The headline event is that Ranger turned seven yesterday. We headed off any disappointment about the lack of presents (we did them early at home) by exclaiming that he is our only child to turn seven in Oklahoma, Texas, and New Mexico. Ranger is a very easy-to-please kind of guy. He was happy with that.
As the youngest of the family, Ranger is highly accomplished in passive-aggressive pestering. “Stop making that noise!” from an older sibling means he will infuse his noise with great enthusiasm. He doesn’t go out of his way to be annoying, though. He’s actually a sweet boy, a thinker rather than a chatterer. When he comes for me, I know he’s either going to kiss me or body-slam me. Sometimes both. His is a vigorous love.
He likes being one of the big kids, joining in with Gamerboy’s and Sparkler’s goofiness. But he’s also just fine living in his own world, thinking his own thoughts, and making sound effects that—bonus!—drive his older siblings mad.
Happy birthday to our only tri-state seven-year-old!
Day 3 (Tuesday) was unremarkable. Lots of driving, nobody throwing up. We drove along some smaller highways in Arkansas; it looks so much like my Mississippi home that I felt like I’d already seen it all. Oklahoma is, indeed, flat. Our Virginia-born kids missed blue hills on the horizon.
We had grand plans to “do something” once we got to our hotel. Instead we ate instant mac&cheese, pasta cooked in the microwave, and spent the evening playing games and watching TV.
Day 4 (Wednesday)
A long day of travel—from Oklahoma City to Albuquerque. Eastern Texas is so flat that DJ and I kept expecting to see ocean on the horizon. No ocean, just hundreds of miles of ranchland, farmland, and enormous wind turbines. The turbines lined the fields, turning lazily in the wind. They looked like something out of an apocalyptic landscape.
It was startling to get into New Mexico; there were hills again, but much redder, rockier, and rugged than the Blue Ridge. I hope what we were seeing dotting the wilderness alongside the interstate was sagebrush because that’s what I’ve always read about.
We ate supper at an old Rte. 66 restaurant. It had very good pizza, or so I was told. I didn’t eat the pizza. I couldn’t eat my salad.
Instead, as we left, I threw up on Historic Rte. 66!
Well, I got the bucket first. Then we pulled over and I got close-up and personal with the dry, rocky ground. The kids are pretty casual about throw-up at this point. They all said they were very sorry for me but otherwise weren’t too alarmed.
It was still a two-hour drive to the hotel. The exotic landscape made up for my unhappy stomach.
Sometime back in Arkansas, we’d told them about the Bugs Bunny line when he and Daffy end up in the treasure chamber of Ali Baba’s forty thieves: “I knew I shouldn’t have taken a left at Albuquerque.” As we entered the city, Sparkler said, “Be sure to take a right turn. We don’t want to turn left at Albuquerque.” Over the laughter, she exclaimed, “I have been waiting for literally hours to make that joke!”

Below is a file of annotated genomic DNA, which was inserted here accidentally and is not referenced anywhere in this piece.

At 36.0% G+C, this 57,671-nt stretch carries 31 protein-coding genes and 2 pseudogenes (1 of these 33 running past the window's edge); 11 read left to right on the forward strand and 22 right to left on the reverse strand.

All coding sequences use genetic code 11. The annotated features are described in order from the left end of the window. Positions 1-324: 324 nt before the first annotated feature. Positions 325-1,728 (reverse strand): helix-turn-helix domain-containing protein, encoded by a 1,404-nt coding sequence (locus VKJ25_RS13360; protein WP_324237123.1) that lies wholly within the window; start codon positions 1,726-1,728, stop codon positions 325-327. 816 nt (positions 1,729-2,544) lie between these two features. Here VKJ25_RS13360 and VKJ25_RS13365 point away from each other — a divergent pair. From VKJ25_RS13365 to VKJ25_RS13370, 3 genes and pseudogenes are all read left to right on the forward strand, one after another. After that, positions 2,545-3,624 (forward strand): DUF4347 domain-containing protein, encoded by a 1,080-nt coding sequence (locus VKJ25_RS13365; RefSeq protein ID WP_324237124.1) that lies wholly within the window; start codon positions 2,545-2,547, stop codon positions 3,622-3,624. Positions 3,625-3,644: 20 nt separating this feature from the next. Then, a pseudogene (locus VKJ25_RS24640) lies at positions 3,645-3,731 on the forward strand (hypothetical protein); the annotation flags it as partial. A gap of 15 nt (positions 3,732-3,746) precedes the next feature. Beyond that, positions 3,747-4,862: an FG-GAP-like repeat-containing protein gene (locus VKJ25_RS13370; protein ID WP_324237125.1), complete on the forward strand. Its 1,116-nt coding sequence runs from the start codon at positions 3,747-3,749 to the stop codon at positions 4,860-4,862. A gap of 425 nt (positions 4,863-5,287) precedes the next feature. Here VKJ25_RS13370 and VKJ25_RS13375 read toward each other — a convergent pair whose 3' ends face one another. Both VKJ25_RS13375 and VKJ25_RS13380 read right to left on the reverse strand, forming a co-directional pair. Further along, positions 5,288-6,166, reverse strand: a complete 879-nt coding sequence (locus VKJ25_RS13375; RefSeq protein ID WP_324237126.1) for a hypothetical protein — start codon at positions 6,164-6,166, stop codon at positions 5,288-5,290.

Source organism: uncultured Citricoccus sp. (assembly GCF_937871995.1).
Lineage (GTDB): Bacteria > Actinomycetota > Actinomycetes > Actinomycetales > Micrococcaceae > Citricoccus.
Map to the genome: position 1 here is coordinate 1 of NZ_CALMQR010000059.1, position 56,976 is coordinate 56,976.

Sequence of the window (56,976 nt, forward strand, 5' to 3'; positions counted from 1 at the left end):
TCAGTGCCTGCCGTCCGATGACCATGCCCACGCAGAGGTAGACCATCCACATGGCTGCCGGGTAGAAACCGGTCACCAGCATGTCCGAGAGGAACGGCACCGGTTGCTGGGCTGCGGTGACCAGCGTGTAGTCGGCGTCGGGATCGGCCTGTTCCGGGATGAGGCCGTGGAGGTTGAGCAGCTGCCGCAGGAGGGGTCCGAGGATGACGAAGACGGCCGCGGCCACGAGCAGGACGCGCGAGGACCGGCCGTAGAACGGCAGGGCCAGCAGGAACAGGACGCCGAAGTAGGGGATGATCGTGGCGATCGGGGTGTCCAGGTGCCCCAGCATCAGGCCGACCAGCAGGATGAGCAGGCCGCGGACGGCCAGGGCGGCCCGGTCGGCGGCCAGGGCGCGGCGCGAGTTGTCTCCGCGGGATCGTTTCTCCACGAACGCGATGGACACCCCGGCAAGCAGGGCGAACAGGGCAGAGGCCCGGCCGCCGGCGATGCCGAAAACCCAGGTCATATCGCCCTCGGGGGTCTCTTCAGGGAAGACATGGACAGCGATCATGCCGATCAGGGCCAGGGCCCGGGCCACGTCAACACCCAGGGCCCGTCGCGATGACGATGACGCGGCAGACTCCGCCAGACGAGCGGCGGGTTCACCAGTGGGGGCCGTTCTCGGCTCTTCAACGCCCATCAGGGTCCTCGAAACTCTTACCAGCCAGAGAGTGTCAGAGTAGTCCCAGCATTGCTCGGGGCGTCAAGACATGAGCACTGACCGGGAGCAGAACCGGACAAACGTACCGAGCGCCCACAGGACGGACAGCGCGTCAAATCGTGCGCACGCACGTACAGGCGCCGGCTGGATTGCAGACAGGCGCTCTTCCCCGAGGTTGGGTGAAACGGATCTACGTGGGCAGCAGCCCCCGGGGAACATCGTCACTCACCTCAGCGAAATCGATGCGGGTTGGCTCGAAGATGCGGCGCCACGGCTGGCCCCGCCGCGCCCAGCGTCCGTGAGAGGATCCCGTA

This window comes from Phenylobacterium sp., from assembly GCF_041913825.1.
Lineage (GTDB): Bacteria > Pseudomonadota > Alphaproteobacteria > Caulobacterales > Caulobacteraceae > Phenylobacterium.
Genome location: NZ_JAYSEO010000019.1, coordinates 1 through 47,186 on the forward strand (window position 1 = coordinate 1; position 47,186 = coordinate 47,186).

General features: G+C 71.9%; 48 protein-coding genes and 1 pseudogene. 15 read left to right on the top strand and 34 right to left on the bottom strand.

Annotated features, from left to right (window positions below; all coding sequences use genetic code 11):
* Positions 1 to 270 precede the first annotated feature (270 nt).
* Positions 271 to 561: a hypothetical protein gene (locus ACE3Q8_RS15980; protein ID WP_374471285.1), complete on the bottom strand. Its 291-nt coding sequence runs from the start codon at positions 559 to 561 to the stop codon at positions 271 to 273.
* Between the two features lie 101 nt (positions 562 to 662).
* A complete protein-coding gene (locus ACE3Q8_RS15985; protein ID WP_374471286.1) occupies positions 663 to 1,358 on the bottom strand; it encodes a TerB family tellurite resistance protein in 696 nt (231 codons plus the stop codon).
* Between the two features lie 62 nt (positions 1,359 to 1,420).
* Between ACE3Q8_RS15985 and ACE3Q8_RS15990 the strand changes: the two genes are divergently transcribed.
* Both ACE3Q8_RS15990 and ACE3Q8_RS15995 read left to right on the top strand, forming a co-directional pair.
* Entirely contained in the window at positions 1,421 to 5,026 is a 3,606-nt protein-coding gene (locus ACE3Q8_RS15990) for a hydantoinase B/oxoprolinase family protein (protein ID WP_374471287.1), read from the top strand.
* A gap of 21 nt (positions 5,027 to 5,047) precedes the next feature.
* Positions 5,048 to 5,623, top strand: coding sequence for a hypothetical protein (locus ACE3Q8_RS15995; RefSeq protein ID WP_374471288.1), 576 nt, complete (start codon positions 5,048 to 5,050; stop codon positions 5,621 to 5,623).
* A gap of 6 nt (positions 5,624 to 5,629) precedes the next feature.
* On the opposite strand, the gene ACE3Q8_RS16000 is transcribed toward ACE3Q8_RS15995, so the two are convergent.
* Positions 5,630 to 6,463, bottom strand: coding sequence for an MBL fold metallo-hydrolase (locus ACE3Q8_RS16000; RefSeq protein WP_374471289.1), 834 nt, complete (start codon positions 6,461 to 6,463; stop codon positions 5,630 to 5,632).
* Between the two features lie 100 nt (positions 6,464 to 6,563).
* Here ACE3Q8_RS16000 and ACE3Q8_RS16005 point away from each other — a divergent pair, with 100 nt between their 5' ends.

Fortunately DJ had planned for us to stay an extra day here. I crawled into bed by 8:30 (10:30 Eastern Time, and I was sure feeling it), and slept all through the night and most of this morning. Now DJ is at a laundromat and the kids’ room looks like a college dorm, but we don’t have hours to go in the van today.
Stops and Pictures:
The Crater of Diamonds State Park in Arkansas. A friend told me we had to see if it we could—because she wanted to and never had the chance. I never heard the whole history of it, but basically there’s a huge field out back. You rent shovels and buckets and dig for diamonds, gemstones, and a whole lot of mud and rocks. We didn’t find any diamonds, fyi. It was much too hot to dig very long. (Hot? I hear my Western friends laughing from here.) But we did come back with some cool rocks and Sparkler found a sliver of an amber-colored glassy mineral.
Broken Bow Public Library, Oklahoma. Nothing special about this, just a place to stop for an hour or so. Joneses love libraries. Plus this one had a Wii setup, a goldfish pond out back, and Bookgirl discovered a new series to look up at home.
West (Western?) Bowling in Amarillo, Texas. Just a bowling alley, something to do for fun. We’re bad bowlers but had a great time. Please ignore the low scores—just look at Ria’s three strikes in a row. That was pretty darn good. Ria was very proud of herself. (I was Ria.)
The player names, for the record, were EnderKitty (Sparkler); Trelian5 (Gamerboy); Bookbeast (DJ); Ria (SJ); DragonEmpress (Bookgirl); and Pip (Ranger).
Mesaland’s Community College’s Dinosaur Museum in Tucumcari, NM. Since we made really good driving time, which always makes DJ very happy, he found a small dinosaur museum for a rest stop. It was really good, very kid-friendly. You know why this part of the country is so flat? It was once a seabed—a sea covered the land from the Arctic down to the Gulf of Mexico. We saw fossils of similar animals found in such disparate places as Indiana, Argentina, and China. We learned a little bit and killed a happy hour or so.
This topographical map was merely a box full of sand. It projected water and contour lines on your creations. You could build a high, dry mountain and then scoop it out and watch it fill with (digital) water. We almost didn’t get the kids away from here.
This box full of crushed walnut shells let Gamerboy bury bones, and Ranger dig them up.
A selfie with a triceratops skull.
The landscape between Oklahoma and New Mexico, including a rainstorm. We don’t get views like this in the tree-packed East.